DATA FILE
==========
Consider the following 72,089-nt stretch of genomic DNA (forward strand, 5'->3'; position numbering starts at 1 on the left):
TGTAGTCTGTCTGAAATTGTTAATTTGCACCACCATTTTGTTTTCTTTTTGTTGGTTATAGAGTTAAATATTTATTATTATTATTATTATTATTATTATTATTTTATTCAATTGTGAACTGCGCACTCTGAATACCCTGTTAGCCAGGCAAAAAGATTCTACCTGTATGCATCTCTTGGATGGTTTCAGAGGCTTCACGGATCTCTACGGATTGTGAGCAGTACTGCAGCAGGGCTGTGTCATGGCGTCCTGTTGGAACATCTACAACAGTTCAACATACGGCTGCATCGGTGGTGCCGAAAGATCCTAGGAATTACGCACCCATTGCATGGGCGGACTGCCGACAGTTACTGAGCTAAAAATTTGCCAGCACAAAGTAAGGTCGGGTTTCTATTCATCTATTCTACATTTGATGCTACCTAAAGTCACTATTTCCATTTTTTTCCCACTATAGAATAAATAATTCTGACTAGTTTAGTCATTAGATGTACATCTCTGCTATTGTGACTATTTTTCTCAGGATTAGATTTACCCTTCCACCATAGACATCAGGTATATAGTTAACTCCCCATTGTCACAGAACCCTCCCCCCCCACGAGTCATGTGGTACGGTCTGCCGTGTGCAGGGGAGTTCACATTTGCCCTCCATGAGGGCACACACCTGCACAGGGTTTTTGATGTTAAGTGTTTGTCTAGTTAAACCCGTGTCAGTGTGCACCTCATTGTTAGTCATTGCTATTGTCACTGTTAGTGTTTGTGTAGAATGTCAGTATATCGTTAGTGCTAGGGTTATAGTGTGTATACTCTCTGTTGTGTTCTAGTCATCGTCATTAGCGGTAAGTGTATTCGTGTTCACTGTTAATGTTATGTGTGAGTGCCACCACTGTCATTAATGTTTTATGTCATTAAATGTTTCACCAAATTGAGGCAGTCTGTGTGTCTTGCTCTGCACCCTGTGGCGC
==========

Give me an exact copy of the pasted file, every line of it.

Consider the following 72,089-nt stretch of genomic DNA (forward strand, 5'->3'; position numbering starts at 1 on the left):
TGTAGTCTGTCTGAAATTGTTAATTTGCACCACCATTTTGTTTTCTTTTTGTTGGTTATAGAGTTAAATATTTATTATTATTATTATTATTATTATTATTATTTTATTCAATTGTGAACTGCGCACTCTGAATACCCTGTTAGCCAGGCAAAAAGATTCTACCTGTATGCATCTCTTGGATGGTTTCAGAGGCTTCACGGATCTCTACGGATTGTGAGCAGTACTGCAGCAGGGCTGTGTCATGGCGTCCTGTTGGAACATCTACAACAGTTCAACATACGGCTGCATCGGTGGTGCCGAAAGATCCTAGGAATTACGCACCCATTGCATGGGCGGACTGCCGACAGTTACTGAGCTAAAAATTTGCCAGCACAAAGTAAGGTCGGGTTTCTATTCATCTATTCTACATTTGATGCTACCTAAAGTCACTATTTCCATTTTTTTCCCACTATAGAATAAATAATTCTGACTAGTTTAGTCATTAGATGTACATCTCTGCTATTGTGACTATTTTTCTCAGGATTAGATTTACCCTTCCACCATAGACATCAGGTATATAGTTAACTCCCCATTGTCACAGAACCCTCCCCCCCCACGAGTCATGTGGTACGGTCTGCCGTGTGCAGGGGAGTTCACATTTGCCCTCCATGAGGGCACACACCTGCACAGGGTTTTTGATGTTAAGTGTTTGTCTAGTTAAACCCGTGTCAGTGTGCACCTCATTGTTAGTCATTGCTATTGTCACTGTTAGTGTTTGTGTAGAATGTCAGTATATCGTTAGTGCTAGGGTTATAGTGTGTATACTCTCTGTTGTGTTCTAGTCATCGTCATTAGCGGTAAGTGTATTCGTGTTCACTGTTAATGTTATGTGTGAGTGCCACCACTGTCATTAATGTTTTATGTCATTAAATGTTTCACCAAATTGAGGCAGTCTGTGTGTCTTGCTCTGCACCCTGTGGCGC